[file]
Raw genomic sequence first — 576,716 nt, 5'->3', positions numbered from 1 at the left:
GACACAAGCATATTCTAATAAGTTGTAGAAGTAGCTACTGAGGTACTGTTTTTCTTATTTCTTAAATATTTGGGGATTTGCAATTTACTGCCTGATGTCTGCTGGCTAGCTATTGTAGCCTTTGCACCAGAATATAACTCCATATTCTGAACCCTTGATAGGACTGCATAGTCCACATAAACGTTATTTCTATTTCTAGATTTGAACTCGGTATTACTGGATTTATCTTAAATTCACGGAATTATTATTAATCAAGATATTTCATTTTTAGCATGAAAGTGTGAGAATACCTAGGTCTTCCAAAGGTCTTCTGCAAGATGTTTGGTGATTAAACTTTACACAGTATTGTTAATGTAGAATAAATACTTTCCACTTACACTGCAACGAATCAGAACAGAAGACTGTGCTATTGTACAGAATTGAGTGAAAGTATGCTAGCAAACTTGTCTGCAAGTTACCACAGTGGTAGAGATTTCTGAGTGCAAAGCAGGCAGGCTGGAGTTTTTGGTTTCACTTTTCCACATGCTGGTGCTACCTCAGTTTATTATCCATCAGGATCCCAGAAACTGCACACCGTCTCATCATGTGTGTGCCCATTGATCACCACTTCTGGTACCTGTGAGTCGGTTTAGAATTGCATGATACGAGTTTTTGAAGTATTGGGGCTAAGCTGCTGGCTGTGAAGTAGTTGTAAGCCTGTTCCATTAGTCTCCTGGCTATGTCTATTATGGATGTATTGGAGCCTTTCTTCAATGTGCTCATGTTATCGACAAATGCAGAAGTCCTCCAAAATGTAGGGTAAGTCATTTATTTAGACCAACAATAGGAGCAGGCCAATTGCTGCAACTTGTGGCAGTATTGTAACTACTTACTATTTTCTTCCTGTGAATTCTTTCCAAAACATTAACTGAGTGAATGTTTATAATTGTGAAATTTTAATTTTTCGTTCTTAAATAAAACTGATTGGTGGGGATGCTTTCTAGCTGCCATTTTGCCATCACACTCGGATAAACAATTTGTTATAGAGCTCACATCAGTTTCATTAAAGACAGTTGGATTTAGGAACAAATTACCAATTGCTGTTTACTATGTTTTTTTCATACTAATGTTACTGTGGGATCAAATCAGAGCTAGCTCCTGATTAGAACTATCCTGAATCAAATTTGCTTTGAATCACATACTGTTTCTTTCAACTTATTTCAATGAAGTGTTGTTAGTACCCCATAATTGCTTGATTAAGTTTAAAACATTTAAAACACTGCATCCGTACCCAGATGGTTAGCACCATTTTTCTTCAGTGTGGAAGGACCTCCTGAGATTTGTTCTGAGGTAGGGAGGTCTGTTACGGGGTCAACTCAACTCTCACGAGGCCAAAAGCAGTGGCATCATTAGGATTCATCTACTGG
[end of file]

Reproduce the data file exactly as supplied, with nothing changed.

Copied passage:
Raw genomic sequence first — 576,716 nt, 5'->3', positions numbered from 1 at the left:
GACACAAGCATATTCTAATAAGTTGTAGAAGTAGCTACTGAGGTACTGTTTTTCTTATTTCTTAAATATTTGGGGATTTGCAATTTACTGCCTGATGTCTGCTGGCTAGCTATTGTAGCCTTTGCACCAGAATATAACTCCATATTCTGAACCCTTGATAGGACTGCATAGTCCACATAAACGTTATTTCTATTTCTAGATTTGAACTCGGTATTACTGGATTTATCTTAAATTCACGGAATTATTATTAATCAAGATATTTCATTTTTAGCATGAAAGTGTGAGAATACCTAGGTCTTCCAAAGGTCTTCTGCAAGATGTTTGGTGATTAAACTTTACACAGTATTGTTAATGTAGAATAAATACTTTCCACTTACACTGCAACGAATCAGAACAGAAGACTGTGCTATTGTACAGAATTGAGTGAAAGTATGCTAGCAAACTTGTCTGCAAGTTACCACAGTGGTAGAGATTTCTGAGTGCAAAGCAGGCAGGCTGGAGTTTTTGGTTTCACTTTTCCACATGCTGGTGCTACCTCAGTTTATTATCCATCAGGATCCCAGAAACTGCACACCGTCTCATCATGTGTGTGCCCATTGATCACCACTTCTGGTACCTGTGAGTCGGTTTAGAATTGCATGATACGAGTTTTTGAAGTATTGGGGCTAAGCTGCTGGCTGTGAAGTAGTTGTAAGCCTGTTCCATTAGTCTCCTGGCTATGTCTATTATGGATGTATTGGAGCCTTTCTTCAATGTGCTCATGTTATCGACAAATGCAGAAGTCCTCCAAAATGTAGGGTAAGTCATTTATTTAGACCAACAATAGGAGCAGGCCAATTGCTGCAACTTGTGGCAGTATTGTAACTACTTACTATTTTCTTCCTGTGAATTCTTTCCAAAACATTAACTGAGTGAATGTTTATAATTGTGAAATTTTAATTTTTCGTTCTTAAATAAAACTGATTGGTGGGGATGCTTTCTAGCTGCCATTTTGCCATCACACTCGGATAAACAATTTGTTATAGAGCTCACATCAGTTTCATTAAAGACAGTTGGATTTAGGAACAAATTACCAATTGCTGTTTACTATGTTTTTTTCATACTAATGTTACTGTGGGATCAAATCAGAGCTAGCTCCTGATTAGAACTATCCTGAATCAAATTTGCTTTGAATCACATACTGTTTCTTTCAACTTATTTCAATGAAGTGTTGTTAGTACCCCATAATTGCTTGATTAAGTTTAAAACATTTAAAACACTGCATCCGTACCCAGATGGTTAGCACCATTTTTCTTCAGTGTGGAAGGACCTCCTGAGATTTGTTCTGAGGTAGGGAGGTCTGTTACGGGGTCAACTCAACTCTCACGAGGCCAAAAGCAGTGGCATCATTAGGATTCATCTACTGG